Another equal opportunities point, albeit a more complex and multi-layered one, relates to disability. We cannot rule out disabled people of certain gradations joining the services, but we must recognise that the multi-skilling of service people makes things difficult. We can analyse a job and say whether a disabled person can do it, but service people have to do a number of different types of job at short notice. That makes it difficult to analyse a job and say whether a person with a particular disability can do it. As I understand it, the MOD recognises the need to consider its responsibilities carefully; it has an exemption under the Disability Discrimination Act 1995. In turn, we must recognise the practical implications for operational effectiveness.
Defence policy is a serious business. A light note would be most inappropriate in this day and age, but perhaps I may use the word ''lightweight'', which of course brings me neatly to the Scottish National party. What are the points of reference for a putative or actual SNP defence policy? Yesterday, my staff asked the SNP head office who its parliamentary defence spokesperson was and they were told Colin Campbell MSP—[Interruption.] Where is he? He is in the Scottish Parliament.
My staff pushed a little harder, asking who the Westminster spokesperson was. After several minutes of confused silence, shuffling of papers and asking of questions, the SNP finally came up with the name of the hon. Member for Moray. We have to give the SNP credit, because it had made a note before the debate. It had chalked on a blackboard somewhere the fact that it had a theoretical spokesperson here, but clearly it believes that the defence spokesperson should operate from Holyrood.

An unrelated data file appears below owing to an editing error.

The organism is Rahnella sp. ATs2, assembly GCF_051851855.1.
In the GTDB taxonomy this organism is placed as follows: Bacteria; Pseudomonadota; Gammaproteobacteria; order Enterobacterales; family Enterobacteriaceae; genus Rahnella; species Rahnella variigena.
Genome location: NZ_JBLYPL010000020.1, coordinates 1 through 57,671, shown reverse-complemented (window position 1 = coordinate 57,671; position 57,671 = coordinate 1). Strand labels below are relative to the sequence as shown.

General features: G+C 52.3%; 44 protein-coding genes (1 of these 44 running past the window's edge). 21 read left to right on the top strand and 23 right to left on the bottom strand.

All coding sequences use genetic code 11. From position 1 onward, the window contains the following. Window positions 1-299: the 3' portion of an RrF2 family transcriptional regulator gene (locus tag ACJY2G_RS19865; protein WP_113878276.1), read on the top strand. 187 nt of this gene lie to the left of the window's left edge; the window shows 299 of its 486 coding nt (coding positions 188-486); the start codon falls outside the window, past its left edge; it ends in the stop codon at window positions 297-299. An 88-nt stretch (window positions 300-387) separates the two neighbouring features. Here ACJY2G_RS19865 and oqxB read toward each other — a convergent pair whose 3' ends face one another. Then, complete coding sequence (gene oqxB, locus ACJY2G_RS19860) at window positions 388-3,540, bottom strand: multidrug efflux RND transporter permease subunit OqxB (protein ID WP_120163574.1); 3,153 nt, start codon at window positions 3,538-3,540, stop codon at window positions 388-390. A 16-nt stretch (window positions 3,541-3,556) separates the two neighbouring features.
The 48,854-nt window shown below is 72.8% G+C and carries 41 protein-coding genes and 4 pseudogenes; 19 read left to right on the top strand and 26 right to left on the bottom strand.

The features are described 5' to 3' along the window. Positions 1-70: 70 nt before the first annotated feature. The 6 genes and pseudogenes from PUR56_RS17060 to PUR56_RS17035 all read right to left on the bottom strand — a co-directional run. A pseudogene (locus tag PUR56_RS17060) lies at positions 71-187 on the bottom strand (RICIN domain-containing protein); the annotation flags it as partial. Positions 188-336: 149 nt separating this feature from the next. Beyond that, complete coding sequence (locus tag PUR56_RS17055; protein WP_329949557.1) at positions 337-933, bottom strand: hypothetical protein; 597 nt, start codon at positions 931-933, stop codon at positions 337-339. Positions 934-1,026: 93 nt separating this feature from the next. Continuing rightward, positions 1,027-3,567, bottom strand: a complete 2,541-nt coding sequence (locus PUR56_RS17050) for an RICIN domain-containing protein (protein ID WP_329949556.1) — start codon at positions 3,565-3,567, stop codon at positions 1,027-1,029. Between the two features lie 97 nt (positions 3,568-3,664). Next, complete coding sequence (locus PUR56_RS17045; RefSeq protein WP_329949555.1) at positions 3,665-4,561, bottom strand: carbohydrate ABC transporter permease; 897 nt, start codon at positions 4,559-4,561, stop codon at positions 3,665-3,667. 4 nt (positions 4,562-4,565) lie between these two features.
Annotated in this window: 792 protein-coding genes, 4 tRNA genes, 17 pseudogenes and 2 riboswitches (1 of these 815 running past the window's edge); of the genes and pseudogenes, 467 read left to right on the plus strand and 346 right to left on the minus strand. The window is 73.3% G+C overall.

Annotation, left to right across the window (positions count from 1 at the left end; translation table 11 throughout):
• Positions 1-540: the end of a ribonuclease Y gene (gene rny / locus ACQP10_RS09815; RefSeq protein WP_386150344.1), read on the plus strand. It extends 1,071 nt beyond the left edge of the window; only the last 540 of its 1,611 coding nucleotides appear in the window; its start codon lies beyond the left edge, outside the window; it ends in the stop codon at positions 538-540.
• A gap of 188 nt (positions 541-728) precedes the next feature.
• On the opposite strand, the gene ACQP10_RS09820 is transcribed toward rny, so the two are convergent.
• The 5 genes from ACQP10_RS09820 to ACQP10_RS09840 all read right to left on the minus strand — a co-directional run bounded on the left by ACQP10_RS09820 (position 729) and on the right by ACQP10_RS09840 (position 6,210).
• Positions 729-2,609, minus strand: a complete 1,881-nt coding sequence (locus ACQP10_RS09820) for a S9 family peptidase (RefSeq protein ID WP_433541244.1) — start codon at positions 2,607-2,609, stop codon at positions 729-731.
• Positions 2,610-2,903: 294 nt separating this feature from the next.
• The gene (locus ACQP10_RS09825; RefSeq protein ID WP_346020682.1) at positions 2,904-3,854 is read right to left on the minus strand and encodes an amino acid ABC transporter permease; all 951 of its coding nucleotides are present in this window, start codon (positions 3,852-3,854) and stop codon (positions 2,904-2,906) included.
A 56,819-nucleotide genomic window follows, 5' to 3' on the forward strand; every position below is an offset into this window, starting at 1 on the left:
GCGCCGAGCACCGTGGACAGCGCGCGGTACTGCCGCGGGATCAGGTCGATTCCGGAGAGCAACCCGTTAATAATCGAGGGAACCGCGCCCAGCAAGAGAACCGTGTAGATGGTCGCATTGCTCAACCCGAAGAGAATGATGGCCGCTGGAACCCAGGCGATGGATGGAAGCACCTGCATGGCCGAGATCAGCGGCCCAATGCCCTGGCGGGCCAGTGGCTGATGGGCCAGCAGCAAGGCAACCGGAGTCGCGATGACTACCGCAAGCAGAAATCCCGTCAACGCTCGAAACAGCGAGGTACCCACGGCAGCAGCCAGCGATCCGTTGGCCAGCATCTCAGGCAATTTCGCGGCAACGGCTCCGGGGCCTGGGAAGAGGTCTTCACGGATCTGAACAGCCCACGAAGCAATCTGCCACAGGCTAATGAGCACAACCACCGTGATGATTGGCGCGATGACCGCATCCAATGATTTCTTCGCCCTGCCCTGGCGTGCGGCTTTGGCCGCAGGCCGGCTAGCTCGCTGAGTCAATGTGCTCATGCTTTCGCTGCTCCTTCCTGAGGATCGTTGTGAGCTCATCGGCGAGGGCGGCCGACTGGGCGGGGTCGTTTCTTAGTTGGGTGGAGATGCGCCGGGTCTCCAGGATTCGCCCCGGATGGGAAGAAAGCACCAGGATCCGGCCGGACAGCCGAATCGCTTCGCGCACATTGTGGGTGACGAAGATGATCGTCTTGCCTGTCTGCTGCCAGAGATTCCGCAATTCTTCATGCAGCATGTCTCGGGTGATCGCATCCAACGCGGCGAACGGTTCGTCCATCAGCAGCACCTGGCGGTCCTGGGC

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Pete Wishart (North Tayside): I believe that the current Labour party Scottish policy was passed at the 1998 conference. Which parts of that policy does the hon. Gentleman agree with?
Mr. Joyce: There is a basic misunderstanding. Parties in government have Government policy—[Interruption.] I can hear the gasps of astonishment and amazement; I am educating hon. Members as I go. I am happy to take interventions if it will help their edification. I was talking about points of reference for Scottish National party defence policy and about Colin Campbell, who, sadly, is not here.
Mr. Salmond: Will the hon. Gentleman give way?
Mr. Joyce: Let me finish my point and then I may give way.
My second option was to look at the SNP's defence policy on its website, but no SNP policy is shown there at all. There is a good quote from John Swinney's post–11 September disavowal of NATO; we know that he is not a fan of NATO. However, the only serious thing that we could latch on to about the SNP's views on defence in an independent Scotland were the words in a staff paper written by a chap called Colonel Stuart Crawford. It is an interesting piece of work, a classic of its genre.
Colonel Crawford is a good-quality cavalry officer who was a member of the Scottish National party. He left the Army and, as he would have done at staff college or as a staff officer at the Ministry of Defence, he used his expertise to write a serious paper on the implications for SNP policy—particularly defence policy—of an independent Scotland. It was a classic, well-written paper, but Colonel Crawford is not a politician and subsequently, when he was official defence spokesman for the Scottish National party, things came apart. He thought that he was putting forward an intelligent military analysis but it was actually a terrible exposé of the mess that the SNP was in in respect of defence.
Colonel Crawford talked about the nuclear military capability in a logical, coherent way and about the SNP's enthusiasm for getting rid of it overnight. I do not know what the party would do with it; perhaps sling a weight round it and throw it in the sea.
|©Parliamentary copyright 2002||Prepared 5 March 2002|